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How to improve your credit score

How to improve your credit score

Your credit score probably isn’t something you think about every day, but it’s something that can have a big impact when you might need a little help. Don’t worry though – if you’ve suffered with poor credit, you’re not on your own. Here are our tips on how to improve your credit score, so that it starts to help you, not hinder you.

What is a credit score?

Your credit score is a number that’s created based on your credit history; it looks at how you’ve managed your finances in the past.  Whether you’ve had credit before, how much credit you’ve taken out and how well you’ve managed your repayments will be considered to create this. 

Lenders use your credit score to base their decisions on whether or not to offer you credit. It will be taken into account whether you’re borrowing a lot - like a mortgage, or a little – like a small loan to pay for a new sofa, so it’s an important thing to be aware of.

Understand your credit score

Before you can do anything, you need to know what you’re dealing with, so you should start by checking your credit score online.    You can do this for free at websites like ClearScore, or can pay a small fee for a more detailed report.  Most credit reports will also give you an idea of what factors might be having a negative impact on your credit score, so you know what to tackle first.

Ensure that there are no mistakes and there’s nothing that you don’t recognise - if there is, get in touch with the Credit Reference Agencies (main ones in the UK are Experian, Call Credit and Equifax) and get them to investigate this.  Ensuring that your report is accurate is the first step to building a good credit score.

Meet and make all your repayments

If you’ve got a bad credit score, chances are you may have struggled to keep up with repayments in the past.  This is common – when you take out credit it might be manageable, but things can get on top of you.

To improve your credit score it’s important that you make all your repayments in full, on the date they were agreed.  It’s not just credit payments either, things like paying your utility bills or car insurance late will also have a knock-on effect. Every missed payment will have a negative impact on your score, but continuously making payments has a positive impact on your score.  If things are tight, look at your budget and work out what can be cut to ensure you can meet your repayments.  You will slowly start to see your credit score improve the more you do this.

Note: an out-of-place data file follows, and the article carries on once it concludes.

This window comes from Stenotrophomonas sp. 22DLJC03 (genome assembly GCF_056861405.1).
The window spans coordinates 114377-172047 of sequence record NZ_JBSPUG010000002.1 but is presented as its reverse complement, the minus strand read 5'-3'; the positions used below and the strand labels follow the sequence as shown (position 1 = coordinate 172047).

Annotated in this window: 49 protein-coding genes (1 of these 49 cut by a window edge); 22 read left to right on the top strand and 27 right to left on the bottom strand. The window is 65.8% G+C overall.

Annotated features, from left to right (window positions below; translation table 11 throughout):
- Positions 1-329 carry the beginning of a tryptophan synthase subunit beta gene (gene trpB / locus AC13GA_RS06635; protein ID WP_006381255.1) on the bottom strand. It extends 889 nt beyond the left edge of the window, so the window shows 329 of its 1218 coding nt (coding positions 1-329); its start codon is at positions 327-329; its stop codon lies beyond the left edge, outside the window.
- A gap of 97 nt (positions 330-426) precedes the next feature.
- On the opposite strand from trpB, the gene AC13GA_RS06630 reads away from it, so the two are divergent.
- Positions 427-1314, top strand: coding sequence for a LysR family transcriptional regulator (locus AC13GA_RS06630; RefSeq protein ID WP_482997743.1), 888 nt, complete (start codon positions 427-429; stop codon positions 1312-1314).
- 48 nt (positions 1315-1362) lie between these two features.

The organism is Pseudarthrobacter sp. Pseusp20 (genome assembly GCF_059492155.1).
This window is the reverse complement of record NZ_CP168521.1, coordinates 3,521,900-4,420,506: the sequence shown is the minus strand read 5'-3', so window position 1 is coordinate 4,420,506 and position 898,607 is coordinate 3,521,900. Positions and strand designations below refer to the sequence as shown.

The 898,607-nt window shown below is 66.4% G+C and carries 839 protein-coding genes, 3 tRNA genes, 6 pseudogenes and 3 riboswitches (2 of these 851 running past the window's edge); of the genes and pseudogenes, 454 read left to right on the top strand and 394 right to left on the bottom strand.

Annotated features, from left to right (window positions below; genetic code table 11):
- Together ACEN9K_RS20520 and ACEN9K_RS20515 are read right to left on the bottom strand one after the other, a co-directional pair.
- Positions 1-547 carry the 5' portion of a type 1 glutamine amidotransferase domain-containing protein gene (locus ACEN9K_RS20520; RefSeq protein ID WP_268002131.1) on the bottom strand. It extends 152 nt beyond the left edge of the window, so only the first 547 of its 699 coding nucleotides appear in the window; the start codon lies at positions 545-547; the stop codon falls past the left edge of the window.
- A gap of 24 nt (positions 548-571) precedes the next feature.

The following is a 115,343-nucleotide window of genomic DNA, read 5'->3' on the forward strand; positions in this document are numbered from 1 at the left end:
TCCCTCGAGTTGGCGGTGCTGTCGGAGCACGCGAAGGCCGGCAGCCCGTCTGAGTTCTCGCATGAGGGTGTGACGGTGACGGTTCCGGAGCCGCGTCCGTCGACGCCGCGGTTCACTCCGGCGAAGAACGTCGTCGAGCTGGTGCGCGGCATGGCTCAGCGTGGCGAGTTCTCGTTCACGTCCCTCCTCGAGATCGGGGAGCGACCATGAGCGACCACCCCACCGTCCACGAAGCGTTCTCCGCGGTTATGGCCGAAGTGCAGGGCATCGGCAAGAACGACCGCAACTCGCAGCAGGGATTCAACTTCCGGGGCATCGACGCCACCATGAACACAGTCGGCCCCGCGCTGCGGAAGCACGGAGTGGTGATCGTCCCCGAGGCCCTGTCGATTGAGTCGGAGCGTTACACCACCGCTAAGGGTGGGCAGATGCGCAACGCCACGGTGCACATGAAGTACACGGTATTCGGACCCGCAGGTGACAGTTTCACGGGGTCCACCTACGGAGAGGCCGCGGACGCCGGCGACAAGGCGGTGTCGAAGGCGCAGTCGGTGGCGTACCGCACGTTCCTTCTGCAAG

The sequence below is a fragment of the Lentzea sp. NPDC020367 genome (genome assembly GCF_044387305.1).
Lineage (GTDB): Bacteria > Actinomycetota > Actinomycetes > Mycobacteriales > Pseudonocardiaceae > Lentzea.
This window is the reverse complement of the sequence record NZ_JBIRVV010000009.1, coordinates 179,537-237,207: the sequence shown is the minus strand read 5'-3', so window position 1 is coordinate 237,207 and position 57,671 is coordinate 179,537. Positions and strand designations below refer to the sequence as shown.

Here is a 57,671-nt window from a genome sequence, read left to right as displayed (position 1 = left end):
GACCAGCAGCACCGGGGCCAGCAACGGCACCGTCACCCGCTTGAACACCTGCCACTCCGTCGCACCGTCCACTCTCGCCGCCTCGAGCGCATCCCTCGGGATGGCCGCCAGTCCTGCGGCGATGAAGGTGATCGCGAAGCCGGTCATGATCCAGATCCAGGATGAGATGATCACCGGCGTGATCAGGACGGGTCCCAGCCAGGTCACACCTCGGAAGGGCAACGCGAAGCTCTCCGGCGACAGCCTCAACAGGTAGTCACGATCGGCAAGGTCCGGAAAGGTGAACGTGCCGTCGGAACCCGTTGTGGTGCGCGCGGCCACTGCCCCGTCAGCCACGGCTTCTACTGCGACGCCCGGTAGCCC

Don’t make too many credit applications at once

If you make multiple credit applications in a short space of time, it can have a negative impact on your credit score.  It could imply that there is some reliance on credit, which doesn’t send a great signal, especially if you get rejected multiple times.

Only apply for credit when you have a real need for it and do your research about what products might be better suited to bad credit before you apply.  Putting in some extra time for research will mean you won’t need to apply to multiple places, which in the long run will have a positive effect on your credit score.

Register to vote

Being on the electoral roll at your current address is important, as it helps lenders when they do their initial searches. If you’re registered to vote it will allow them to easily verify your identity.  If you’re not already registered to vote at your current address, this is a simple and quick way of taking steps to improve your credit score.

Keep your credit usage low

There is nothing wrong with taking out credit if you need it. So if you have a credit card or overdraft, don’t panic, that’s not a negative signal.  In fact, if you don’t always use these products – for example if your credit card has a limit of £1200 but you routinely only use £100 - it will show that your credit usage is low.  This can have a positive effect because it shows that you’re not reliant on credit.

However, if you routinely max out your credit card or overdraft you should try and reduce the amount you use each month little by little – it won’t be something you can do straight away but small steps in the right direction will have a good overall effect on your credit rating.  You could also discuss reducing your credit limits to stop getting in to the same situation again.

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Loves writing about technology, life, and how to combine the two. But not in a Robocop kind of way.